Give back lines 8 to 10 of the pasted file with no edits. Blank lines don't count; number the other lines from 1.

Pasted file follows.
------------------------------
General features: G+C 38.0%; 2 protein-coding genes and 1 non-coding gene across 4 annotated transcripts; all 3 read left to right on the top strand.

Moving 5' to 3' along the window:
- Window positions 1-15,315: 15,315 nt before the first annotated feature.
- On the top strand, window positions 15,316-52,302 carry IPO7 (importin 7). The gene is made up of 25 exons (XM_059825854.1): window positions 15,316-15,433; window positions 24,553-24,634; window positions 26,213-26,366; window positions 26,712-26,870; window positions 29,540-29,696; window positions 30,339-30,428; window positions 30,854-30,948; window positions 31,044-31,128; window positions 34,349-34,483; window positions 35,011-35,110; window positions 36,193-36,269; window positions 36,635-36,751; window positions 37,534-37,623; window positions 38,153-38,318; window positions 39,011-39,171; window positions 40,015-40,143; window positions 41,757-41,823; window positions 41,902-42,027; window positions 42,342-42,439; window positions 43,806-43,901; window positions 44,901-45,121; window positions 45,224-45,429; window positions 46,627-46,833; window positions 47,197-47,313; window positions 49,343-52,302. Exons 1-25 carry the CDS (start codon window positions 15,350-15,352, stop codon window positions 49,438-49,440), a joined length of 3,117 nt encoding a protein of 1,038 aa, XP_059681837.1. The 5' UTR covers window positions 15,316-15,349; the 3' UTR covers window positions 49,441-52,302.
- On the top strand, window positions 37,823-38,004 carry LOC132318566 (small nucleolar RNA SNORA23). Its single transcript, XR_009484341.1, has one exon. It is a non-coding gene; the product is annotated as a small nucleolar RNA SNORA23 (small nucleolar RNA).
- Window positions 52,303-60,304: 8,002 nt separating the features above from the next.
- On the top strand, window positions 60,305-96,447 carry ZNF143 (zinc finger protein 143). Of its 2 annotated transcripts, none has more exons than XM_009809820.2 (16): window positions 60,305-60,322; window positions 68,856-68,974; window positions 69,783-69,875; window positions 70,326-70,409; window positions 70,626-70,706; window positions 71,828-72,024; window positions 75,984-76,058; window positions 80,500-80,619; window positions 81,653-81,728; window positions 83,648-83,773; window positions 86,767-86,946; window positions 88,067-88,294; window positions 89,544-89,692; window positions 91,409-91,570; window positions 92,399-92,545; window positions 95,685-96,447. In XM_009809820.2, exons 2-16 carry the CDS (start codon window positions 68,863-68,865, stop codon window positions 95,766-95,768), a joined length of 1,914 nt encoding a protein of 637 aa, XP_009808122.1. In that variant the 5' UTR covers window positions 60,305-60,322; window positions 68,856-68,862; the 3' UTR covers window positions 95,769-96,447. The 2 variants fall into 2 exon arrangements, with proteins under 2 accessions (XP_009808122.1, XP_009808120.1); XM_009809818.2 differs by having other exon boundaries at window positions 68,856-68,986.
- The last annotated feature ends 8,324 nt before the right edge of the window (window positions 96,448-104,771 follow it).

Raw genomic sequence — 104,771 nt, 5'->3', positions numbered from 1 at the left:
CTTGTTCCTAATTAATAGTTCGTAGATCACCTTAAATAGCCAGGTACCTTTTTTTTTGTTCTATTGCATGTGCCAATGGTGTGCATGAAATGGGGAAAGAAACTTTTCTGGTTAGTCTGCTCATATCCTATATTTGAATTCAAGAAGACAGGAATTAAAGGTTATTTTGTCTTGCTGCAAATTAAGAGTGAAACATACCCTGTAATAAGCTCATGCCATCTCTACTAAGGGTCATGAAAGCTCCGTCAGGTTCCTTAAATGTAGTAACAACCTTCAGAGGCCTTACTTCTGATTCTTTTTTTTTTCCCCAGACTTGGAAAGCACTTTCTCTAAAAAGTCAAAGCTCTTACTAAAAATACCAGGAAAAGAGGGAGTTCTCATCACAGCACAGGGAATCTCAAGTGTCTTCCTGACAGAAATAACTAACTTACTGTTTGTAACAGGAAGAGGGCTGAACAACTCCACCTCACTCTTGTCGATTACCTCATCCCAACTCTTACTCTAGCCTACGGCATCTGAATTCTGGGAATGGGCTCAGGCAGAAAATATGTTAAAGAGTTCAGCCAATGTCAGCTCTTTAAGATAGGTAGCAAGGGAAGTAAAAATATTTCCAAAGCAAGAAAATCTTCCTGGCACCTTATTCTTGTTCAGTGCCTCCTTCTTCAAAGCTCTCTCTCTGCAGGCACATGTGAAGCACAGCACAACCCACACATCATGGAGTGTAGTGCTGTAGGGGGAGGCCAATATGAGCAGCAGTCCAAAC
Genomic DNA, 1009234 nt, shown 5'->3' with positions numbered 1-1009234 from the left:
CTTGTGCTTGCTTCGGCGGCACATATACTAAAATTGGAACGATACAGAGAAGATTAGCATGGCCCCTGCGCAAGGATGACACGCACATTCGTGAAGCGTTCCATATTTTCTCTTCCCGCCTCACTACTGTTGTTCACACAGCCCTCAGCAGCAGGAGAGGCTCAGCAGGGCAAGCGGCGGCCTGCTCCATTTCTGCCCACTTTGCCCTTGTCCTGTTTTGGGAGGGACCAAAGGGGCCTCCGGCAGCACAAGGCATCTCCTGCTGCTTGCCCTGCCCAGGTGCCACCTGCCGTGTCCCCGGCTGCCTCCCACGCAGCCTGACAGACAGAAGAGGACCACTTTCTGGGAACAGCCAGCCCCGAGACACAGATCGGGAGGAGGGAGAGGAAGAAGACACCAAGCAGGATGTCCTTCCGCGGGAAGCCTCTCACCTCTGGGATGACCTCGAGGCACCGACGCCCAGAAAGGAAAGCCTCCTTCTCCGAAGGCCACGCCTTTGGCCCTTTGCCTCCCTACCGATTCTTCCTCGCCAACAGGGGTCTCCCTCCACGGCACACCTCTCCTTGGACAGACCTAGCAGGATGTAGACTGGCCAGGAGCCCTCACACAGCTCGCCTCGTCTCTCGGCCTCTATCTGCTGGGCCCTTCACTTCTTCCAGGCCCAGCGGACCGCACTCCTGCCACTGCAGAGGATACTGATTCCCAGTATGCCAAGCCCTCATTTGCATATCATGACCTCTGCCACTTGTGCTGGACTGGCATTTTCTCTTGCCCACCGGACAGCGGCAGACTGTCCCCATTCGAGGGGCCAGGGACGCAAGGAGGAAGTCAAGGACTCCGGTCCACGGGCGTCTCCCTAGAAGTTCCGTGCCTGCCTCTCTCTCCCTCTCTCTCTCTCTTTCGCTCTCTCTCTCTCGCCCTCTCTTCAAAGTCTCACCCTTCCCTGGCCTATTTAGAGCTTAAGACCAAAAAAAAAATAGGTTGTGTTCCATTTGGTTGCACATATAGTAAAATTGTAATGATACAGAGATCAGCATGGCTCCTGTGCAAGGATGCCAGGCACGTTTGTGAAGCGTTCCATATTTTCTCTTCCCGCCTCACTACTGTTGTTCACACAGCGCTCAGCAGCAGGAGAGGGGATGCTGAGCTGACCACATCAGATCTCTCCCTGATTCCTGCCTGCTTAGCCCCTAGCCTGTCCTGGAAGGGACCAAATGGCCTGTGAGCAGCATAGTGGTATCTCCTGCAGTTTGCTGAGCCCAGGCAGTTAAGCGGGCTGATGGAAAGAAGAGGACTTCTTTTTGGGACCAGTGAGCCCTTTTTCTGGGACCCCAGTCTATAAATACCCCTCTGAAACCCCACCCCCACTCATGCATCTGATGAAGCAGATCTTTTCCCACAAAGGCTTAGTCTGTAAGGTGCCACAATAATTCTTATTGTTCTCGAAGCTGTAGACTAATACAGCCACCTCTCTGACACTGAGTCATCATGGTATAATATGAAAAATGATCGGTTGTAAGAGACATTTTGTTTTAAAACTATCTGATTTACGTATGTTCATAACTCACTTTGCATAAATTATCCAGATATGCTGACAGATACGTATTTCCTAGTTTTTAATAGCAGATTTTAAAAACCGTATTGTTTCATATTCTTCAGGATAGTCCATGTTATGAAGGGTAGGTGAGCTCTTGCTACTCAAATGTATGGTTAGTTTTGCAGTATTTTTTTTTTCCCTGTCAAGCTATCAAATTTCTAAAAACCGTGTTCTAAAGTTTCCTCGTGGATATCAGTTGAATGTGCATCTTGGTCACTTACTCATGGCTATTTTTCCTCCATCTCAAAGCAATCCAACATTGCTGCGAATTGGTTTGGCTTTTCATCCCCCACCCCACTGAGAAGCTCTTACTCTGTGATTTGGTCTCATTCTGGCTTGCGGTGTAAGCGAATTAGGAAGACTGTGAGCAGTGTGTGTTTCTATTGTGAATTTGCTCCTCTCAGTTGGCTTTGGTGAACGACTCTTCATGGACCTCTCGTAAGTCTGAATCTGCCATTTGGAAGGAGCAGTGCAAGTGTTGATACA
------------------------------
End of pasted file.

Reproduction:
- The last annotated feature ends 8,324 nt before the right edge of the window (window positions 96,448-104,771 follow it).

Raw genomic sequence — 104,771 nt, 5'->3', positions numbered from 1 at the left:
CTTGTTCCTAATTAATAGTTCGTAGATCACCTTAAATAGCCAGGTACCTTTTTTTTTGTTCTATTGCATGTGCCAATGGTGTGCATGAAATGGGGAAAGAAACTTTTCTGGTTAGTCTGCTCATATCCTATATTTGAATTCAAGAAGACAGGAATTAAAGGTTATTTTGTCTTGCTGCAAATTAAGAGTGAAACATACCCTGTAATAAGCTCATGCCATCTCTACTAAGGGTCATGAAAGCTCCGTCAGGTTCCTTAAATGTAGTAACAACCTTCAGAGGCCTTACTTCTGATTCTTTTTTTTTTCCCCAGACTTGGAAAGCACTTTCTCTAAAAAGTCAAAGCTCTTACTAAAAATACCAGGAAAAGAGGGAGTTCTCATCACAGCACAGGGAATCTCAAGTGTCTTCCTGACAGAAATAACTAACTTACTGTTTGTAACAGGAAGAGGGCTGAACAACTCCACCTCACTCTTGTCGATTACCTCATCCCAACTCTTACTCTAGCCTACGGCATCTGAATTCTGGGAATGGGCTCAGGCAGAAAATATGTTAAAGAGTTCAGCCAATGTCAGCTCTTTAAGATAGGTAGCAAGGGAAGTAAAAATATTTCCAAAGCAAGAAAATCTTCCTGGCACCTTATTCTTGTTCAGTGCCTCCTTCTTCAAAGCTCTCTCTCTGCAGGCACATGTGAAGCACAGCACAACCCACACATCATGGAGTGTAGTGCTGTAGGGGGAGGCCAATATGAGCAGCAGTCCAAAC